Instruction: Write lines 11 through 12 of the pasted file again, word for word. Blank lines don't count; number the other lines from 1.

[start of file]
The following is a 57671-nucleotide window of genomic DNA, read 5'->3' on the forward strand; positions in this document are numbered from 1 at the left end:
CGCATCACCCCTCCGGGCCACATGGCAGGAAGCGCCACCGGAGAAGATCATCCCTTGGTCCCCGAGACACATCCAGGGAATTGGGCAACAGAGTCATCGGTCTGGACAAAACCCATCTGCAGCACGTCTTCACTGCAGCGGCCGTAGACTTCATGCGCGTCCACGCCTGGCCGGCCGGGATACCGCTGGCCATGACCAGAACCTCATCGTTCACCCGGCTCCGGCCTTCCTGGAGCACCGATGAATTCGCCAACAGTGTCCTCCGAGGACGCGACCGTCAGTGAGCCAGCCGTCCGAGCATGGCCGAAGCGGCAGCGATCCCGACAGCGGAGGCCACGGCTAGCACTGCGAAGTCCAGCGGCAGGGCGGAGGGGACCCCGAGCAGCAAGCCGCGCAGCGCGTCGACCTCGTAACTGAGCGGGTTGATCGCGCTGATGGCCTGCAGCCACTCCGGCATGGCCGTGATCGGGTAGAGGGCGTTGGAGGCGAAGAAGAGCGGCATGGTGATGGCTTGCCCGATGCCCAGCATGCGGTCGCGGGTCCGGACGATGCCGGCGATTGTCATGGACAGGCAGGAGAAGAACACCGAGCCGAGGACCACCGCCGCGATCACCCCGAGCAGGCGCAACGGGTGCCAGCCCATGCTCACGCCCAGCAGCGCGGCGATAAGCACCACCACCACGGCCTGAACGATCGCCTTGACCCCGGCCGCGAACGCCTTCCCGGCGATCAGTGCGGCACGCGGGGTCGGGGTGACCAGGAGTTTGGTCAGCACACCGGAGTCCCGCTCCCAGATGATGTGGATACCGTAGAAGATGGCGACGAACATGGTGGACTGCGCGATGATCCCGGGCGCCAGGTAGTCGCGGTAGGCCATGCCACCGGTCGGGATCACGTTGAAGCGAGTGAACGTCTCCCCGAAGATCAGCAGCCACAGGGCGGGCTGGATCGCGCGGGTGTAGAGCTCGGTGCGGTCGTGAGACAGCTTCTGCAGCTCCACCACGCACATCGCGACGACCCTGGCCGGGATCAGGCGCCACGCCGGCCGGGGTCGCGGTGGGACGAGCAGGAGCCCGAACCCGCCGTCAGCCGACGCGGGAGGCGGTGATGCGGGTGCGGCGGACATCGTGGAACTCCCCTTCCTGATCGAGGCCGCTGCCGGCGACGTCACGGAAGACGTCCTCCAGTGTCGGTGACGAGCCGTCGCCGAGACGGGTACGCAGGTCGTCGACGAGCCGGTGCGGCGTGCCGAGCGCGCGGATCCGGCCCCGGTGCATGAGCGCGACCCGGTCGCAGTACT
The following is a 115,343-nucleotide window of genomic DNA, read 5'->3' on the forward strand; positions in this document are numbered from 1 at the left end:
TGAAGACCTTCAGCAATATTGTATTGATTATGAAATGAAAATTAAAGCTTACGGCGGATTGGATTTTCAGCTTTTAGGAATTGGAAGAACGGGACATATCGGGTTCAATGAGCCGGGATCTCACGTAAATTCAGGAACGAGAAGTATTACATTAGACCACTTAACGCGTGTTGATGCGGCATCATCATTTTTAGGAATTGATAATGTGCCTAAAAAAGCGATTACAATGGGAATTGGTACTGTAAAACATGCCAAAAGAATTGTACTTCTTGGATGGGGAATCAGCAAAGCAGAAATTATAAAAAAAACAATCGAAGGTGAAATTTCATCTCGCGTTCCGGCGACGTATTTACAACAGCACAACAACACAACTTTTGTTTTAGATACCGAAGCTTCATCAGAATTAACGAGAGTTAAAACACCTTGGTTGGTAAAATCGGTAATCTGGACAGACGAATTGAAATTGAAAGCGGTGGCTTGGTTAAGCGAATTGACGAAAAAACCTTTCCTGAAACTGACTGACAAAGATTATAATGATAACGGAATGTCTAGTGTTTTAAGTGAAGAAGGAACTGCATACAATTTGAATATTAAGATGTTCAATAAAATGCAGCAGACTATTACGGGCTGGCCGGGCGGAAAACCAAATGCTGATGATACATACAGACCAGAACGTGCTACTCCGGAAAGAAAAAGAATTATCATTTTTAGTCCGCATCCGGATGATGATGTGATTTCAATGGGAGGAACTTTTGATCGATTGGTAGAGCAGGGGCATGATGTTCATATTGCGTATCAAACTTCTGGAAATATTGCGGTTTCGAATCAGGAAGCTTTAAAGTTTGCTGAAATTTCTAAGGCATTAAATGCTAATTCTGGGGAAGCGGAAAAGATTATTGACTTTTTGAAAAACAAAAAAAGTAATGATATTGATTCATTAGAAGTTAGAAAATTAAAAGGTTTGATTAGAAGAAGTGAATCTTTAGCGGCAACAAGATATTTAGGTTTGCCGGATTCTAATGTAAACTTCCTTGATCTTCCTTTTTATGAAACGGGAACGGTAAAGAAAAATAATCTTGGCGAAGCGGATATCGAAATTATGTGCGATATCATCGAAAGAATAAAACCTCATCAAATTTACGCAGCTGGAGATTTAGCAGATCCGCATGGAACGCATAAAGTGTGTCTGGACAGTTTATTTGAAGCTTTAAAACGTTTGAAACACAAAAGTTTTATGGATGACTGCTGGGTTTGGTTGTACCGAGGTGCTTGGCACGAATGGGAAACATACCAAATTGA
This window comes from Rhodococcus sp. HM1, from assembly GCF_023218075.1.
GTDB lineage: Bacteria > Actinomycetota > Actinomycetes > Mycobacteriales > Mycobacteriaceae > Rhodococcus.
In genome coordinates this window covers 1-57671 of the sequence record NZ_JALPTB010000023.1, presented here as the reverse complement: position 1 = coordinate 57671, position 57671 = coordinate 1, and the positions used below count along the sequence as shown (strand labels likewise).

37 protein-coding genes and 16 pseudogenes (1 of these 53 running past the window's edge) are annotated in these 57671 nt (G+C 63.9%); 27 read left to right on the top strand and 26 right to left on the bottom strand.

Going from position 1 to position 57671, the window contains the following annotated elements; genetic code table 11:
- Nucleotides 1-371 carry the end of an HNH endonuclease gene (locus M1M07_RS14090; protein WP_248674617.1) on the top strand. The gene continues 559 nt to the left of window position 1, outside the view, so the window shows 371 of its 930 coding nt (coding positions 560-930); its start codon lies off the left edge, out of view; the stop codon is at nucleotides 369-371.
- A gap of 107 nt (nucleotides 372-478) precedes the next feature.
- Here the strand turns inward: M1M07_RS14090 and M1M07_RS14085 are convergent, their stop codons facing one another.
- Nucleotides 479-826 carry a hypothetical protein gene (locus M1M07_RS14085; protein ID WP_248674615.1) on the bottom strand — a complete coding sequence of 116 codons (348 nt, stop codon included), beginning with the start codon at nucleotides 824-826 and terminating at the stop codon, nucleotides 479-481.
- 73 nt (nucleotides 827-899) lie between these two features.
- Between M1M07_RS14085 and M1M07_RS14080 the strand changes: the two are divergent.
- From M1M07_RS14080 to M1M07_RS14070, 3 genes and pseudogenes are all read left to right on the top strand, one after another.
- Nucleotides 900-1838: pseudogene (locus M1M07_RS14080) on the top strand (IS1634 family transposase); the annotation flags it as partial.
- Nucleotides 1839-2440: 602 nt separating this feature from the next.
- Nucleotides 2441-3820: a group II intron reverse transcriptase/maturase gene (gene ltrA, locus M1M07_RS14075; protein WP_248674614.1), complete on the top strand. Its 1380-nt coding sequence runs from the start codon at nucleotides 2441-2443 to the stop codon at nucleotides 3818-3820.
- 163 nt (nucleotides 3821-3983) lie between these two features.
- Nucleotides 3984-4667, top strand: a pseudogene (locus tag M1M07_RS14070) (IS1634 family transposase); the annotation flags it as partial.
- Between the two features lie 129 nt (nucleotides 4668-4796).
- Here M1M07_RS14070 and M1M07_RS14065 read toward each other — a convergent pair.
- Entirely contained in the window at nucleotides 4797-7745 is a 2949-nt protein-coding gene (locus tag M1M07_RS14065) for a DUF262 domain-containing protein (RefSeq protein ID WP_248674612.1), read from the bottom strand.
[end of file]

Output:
- A gap of 107 nt (nucleotides 372-478) precedes the next feature.
- Here the strand turns inward: M1M07_RS14090 and M1M07_RS14085 are convergent, their stop codons facing one another.